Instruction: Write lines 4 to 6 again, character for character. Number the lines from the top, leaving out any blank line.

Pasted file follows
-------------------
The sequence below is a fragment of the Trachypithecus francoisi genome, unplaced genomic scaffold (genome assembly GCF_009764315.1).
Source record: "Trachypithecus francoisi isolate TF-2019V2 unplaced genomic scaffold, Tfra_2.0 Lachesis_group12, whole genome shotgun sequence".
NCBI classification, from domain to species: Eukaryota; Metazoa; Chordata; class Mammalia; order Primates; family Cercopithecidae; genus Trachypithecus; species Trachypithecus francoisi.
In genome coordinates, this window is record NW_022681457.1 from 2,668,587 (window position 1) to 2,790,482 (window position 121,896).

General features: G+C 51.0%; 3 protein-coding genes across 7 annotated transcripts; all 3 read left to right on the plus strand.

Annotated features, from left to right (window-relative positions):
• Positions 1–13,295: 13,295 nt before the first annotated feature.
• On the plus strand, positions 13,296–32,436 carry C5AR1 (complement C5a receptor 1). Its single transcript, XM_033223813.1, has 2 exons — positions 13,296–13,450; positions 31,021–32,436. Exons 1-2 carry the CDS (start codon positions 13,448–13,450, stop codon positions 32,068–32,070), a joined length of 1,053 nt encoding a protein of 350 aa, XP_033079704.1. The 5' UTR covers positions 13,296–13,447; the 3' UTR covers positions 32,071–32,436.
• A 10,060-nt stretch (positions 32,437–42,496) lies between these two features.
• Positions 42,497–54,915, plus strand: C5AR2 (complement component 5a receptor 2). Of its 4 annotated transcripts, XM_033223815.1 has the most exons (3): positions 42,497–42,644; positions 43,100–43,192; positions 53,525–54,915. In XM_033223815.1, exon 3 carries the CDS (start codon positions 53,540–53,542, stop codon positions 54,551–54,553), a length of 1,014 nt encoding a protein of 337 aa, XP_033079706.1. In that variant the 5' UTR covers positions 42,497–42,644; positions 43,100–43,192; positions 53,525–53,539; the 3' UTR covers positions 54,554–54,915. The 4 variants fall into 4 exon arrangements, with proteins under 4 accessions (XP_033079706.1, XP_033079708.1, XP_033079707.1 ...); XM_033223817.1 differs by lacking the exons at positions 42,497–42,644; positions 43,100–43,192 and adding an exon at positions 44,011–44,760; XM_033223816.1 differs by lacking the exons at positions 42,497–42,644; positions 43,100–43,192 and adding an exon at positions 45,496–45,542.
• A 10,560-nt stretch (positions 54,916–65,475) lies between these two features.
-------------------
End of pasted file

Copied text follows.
In genome coordinates, this window is record NW_022681457.1 from 2,668,587 (window position 1) to 2,790,482 (window position 121,896).

General features: G+C 51.0%; 3 protein-coding genes across 7 annotated transcripts; all 3 read left to right on the plus strand.

Annotated features, from left to right (window-relative positions):